According to UNICEF figures, infant mortality in Somalia is amongst the highest in the world, barely 30% of the population has access to clean water and only 13% of boys and 7% of girls attend school.
Despite these unsettled conditions, International Medical Corps has been operating in Somalia since 1991. Throughout the past two decades, we have implemented Primary Health Care, Nutrition, Emergency Feeding, Water/Sanitation/Hygiene (WASH) and Post Harvest Storage programmes in Somalia.
The worst drought to affect East Africa in 60 years causing rising food prices and wide scale crop failure coupled with instability caused by fighting between government forces and Al-Shabaab, an Islamist movement that controls large parts of the country have created one of the world’s most acute humanitarian emergencies in Somalia. 2011 saw famine declared in several regions of Somalia and millions of refugees have fled to neighbouring countries. Whilst the famine has now been brought under control, more than 2.3 million Somalis, almost a third of the population, are still in need of aid. International Medical Corps is responding to the drought and famine crisis with targeted emergency nutrition and WASH services in Somalia well as services in Somali refugee camps in Ethiopia and Kenya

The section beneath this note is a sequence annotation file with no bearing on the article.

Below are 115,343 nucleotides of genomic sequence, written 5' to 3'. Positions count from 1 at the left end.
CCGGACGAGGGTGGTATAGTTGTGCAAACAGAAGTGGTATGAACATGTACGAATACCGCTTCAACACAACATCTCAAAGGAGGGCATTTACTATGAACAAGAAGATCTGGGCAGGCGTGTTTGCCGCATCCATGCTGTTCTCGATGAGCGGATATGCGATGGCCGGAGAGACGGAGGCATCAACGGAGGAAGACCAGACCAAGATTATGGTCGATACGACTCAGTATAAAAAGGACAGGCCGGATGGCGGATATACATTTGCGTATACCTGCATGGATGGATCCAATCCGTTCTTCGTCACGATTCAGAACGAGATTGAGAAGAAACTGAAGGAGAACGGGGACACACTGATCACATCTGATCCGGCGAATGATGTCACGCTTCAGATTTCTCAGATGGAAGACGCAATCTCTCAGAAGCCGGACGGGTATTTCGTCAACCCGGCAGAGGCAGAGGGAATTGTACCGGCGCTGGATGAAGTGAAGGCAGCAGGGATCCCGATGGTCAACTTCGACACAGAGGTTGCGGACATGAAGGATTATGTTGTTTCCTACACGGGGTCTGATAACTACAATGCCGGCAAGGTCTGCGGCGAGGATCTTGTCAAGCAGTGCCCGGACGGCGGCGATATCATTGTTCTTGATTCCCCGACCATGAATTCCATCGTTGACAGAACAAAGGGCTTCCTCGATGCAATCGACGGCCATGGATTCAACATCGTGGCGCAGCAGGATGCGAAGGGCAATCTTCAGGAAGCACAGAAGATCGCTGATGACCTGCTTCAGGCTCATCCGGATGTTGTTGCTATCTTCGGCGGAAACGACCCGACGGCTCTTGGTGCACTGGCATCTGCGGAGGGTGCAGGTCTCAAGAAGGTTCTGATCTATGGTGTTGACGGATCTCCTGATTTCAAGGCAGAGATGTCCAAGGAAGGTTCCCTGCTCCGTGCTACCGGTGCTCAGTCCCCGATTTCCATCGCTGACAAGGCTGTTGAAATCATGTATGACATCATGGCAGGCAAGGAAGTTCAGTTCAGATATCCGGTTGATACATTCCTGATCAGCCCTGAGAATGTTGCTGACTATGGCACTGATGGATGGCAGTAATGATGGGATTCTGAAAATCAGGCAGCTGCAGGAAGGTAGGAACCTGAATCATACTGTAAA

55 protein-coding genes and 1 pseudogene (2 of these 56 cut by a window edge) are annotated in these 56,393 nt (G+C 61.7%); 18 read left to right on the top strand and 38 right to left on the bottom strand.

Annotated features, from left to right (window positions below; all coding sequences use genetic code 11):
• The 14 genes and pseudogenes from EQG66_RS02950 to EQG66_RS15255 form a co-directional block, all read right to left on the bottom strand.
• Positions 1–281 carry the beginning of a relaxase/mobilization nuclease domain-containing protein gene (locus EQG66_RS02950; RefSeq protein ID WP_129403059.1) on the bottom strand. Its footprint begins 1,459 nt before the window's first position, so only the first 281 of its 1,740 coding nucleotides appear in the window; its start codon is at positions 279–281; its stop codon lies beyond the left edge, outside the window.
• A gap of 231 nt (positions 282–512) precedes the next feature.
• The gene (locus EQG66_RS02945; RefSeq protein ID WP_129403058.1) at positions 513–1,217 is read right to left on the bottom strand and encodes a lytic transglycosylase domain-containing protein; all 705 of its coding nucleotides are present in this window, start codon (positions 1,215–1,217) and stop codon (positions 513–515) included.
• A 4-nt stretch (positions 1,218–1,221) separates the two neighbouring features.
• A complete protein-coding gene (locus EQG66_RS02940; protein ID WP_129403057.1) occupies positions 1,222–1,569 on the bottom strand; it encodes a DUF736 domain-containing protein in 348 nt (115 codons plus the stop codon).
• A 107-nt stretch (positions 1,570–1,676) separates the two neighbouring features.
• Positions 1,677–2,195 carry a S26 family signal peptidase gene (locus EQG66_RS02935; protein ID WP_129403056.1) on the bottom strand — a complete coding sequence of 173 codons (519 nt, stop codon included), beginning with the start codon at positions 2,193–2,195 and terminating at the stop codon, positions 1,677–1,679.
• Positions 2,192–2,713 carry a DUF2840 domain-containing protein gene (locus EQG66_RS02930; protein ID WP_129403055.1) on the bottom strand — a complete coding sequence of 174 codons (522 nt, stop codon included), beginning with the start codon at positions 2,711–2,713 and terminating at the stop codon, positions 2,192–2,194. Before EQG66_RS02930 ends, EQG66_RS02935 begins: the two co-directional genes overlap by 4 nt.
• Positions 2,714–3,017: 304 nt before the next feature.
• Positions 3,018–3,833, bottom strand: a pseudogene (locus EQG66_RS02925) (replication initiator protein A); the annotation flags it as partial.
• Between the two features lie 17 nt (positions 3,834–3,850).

In addition, we are training local hygiene workers to promote healthy hygiene practices like hand washing and household water treatment campaigns. In Somaliland, International Medical Corps with support from UNICEF is implementing an emergency nutrition programme in Sool and Sanaag regions to mitigate the effects of drought and improve the nutrition status of children under the age of 5.
In partnership with a Turkish NGO, we are providing primary and secondary health care at a hospital in Hodan District, Mogadishu; mobile clinic outreach services to underserved areas of Hodan District and training to both management and clinical local hospital and mobile clinic staff. The programme focuses heavily both on providing life-saving health services and building the capacity of health workers in Mogadishu to continue providing these services in the future.